More public-sector workers ringing alarm on killer cuts to services
This week has seen another round of warnings from health and social service workers who say cuts to public services are endangering peoples' lives and safety.
In Ontario, CUPE is pointing to inadequate staffing in the province's nursing homes as a factor behind recent incidents in which residents of long-term care homes were beaten, and one killed, by fellow residents. The union is calling for a legislated minimum care standard that all long-term care homes would be required to meet, to prevent future tragedies.
Nurses in an Oshawa hospital emergency department have called for a review of staffing levels that they say are compromising their ability to safely care for patients.
In Belleville, social service workers have decried cutbacks to mental health services for children, while Children's Aid Society workers across the province continue to call attention to the crisis created by $67 million in funding shortfalls for children's aid services.
Meanwhile, the union representing prison guards at the St-Jérôme, Quebec jail that saw a dramatic escape by two prisoners on Sunday say serious overcrowding has created dangerous conditions there.
Federal budget lukewarm on job creation
Aside from some very modest investments in job training, industrial stimulus and infrastructure, the federal government's budget for 2014-15, released Thursday, provides few measures to improve employment in Canada.
Though the government trumpeted its plans to increase infrastructure spending by $70 billion over the next decade, they're putting off most of that spending for later rather than sooner. According to economist David MacDonald of the Canadian Centre for Policy Alternatives, infrastructure transfers to cities will actually see a $1 billion cut in 2014-15 -- from $1.25 billion to only $210 million.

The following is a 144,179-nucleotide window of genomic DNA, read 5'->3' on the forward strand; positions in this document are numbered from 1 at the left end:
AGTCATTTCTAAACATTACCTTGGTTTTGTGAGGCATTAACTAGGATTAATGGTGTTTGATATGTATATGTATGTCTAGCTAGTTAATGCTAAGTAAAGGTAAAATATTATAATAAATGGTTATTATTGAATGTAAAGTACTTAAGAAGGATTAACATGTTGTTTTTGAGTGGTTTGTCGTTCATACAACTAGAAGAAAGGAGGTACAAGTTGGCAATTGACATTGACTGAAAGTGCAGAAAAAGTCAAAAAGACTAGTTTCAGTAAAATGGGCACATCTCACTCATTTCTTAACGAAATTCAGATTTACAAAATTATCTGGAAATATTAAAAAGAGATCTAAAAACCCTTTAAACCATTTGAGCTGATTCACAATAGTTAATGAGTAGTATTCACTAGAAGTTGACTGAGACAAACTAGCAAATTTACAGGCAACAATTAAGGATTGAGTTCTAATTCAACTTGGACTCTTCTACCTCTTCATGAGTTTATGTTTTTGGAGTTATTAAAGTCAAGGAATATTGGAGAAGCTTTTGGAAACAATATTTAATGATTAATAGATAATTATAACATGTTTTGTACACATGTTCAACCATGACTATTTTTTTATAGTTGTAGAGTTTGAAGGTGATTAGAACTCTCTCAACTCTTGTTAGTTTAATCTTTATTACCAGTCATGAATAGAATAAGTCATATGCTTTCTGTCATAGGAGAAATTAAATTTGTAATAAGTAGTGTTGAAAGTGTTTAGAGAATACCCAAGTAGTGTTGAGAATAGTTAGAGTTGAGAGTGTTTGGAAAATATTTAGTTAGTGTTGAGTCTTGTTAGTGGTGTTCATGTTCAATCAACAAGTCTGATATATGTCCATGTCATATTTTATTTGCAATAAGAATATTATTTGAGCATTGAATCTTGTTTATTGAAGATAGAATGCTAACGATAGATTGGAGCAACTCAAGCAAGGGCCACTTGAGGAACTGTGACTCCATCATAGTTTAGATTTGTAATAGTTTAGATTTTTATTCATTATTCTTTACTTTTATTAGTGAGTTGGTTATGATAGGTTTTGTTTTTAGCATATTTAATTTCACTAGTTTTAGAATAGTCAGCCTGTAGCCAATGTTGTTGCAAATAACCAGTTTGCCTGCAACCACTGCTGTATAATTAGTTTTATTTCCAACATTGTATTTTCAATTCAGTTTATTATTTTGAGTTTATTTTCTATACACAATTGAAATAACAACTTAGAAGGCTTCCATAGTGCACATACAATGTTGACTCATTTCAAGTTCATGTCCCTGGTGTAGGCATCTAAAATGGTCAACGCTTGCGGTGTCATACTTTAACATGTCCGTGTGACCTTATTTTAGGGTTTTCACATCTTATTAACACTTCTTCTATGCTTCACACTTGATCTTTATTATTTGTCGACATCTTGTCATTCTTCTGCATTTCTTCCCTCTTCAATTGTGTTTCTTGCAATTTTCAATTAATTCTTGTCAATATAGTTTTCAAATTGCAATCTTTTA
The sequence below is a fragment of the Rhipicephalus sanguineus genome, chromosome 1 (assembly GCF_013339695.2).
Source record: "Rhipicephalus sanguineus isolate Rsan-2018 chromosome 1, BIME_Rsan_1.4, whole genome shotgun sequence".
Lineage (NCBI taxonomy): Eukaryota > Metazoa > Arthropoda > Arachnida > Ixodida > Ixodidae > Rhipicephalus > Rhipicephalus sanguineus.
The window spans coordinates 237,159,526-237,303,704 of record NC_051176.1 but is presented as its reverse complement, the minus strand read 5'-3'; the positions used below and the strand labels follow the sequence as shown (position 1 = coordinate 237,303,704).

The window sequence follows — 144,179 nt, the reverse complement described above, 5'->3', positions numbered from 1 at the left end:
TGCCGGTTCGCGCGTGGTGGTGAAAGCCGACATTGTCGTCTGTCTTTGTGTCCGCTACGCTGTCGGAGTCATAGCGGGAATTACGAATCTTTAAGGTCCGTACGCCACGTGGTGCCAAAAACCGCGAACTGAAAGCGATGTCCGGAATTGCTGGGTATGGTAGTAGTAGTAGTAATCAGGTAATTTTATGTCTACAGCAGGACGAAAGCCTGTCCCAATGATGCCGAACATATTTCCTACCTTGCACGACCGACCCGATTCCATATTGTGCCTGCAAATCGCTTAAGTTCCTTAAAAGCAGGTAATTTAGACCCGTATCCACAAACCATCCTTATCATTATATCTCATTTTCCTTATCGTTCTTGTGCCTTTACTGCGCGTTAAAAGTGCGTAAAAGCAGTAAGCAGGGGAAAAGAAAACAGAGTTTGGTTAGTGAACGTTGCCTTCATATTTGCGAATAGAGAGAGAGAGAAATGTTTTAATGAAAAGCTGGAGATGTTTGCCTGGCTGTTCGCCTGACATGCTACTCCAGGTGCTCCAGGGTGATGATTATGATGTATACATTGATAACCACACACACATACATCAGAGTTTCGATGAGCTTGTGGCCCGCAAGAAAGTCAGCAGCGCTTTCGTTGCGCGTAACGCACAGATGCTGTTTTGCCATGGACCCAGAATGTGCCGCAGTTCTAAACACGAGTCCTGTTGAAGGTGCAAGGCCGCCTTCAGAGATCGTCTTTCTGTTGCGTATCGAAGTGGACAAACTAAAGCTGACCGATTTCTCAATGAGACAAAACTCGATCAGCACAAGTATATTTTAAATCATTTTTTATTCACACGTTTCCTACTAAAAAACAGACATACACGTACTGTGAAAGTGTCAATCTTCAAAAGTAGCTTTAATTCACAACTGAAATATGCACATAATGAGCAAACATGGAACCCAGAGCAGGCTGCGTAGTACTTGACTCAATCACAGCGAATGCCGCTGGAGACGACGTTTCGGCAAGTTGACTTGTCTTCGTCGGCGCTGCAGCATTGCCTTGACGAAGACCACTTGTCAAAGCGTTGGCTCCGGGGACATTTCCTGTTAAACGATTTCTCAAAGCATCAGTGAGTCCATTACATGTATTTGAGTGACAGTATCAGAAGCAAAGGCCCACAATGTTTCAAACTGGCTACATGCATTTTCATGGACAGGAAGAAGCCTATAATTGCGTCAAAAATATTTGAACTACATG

Overall, austerity measures in this and the previous two federal budgets will translate to roughly 90,000 fewer jobs in the public and private sector, estimates MacDonald.
After tentative deal with teachers, Alberta government sets it sights on doctors
Last week, after threatening public school teachers with legislated contracts, the Alberta government reached a tentative province-wide deal with their union on new four-year contracts. Now it faces resistance to the deal from local school boards – the two largest of which have rejected it.
Meanwhile the bitter dispute between the government and doctors continues. The Alberta Medical Association is threatening to sue the government over stalled talks on contracts for its members. The government recently demanded $275-million in cuts -- cuts the association has flat-out rejected. The cuts being pushed by the government would result in an average reduction in take-home pay for physicians of over 23%, says the association.
Big pension changes on the way for Ontario teachers, Fredericton city employees
Several large public-sector pension plans made headlines this week.
In Ontario, the provincial government and the Ontario Teachers Federation have reached an agreement to deal with chronic pension fund shortfalls by putting a five-year freeze on any increase in contribution levels for both teachers and the government.
In New Brunswick, city employees in Fredericton will have to work longer to qualify for pensions and will have fewer retirement income guarantees, after city council voted to move to a shared-risk pension plan.
In Alberta, employees of local authorities were relieved to learn that, following a review which some feared would lead to higher retirement ages and an end to automatic indexing of pensions, the board governing the Local Authorities Pension Plan has recommended no changes to the plan.
Other headlines of note
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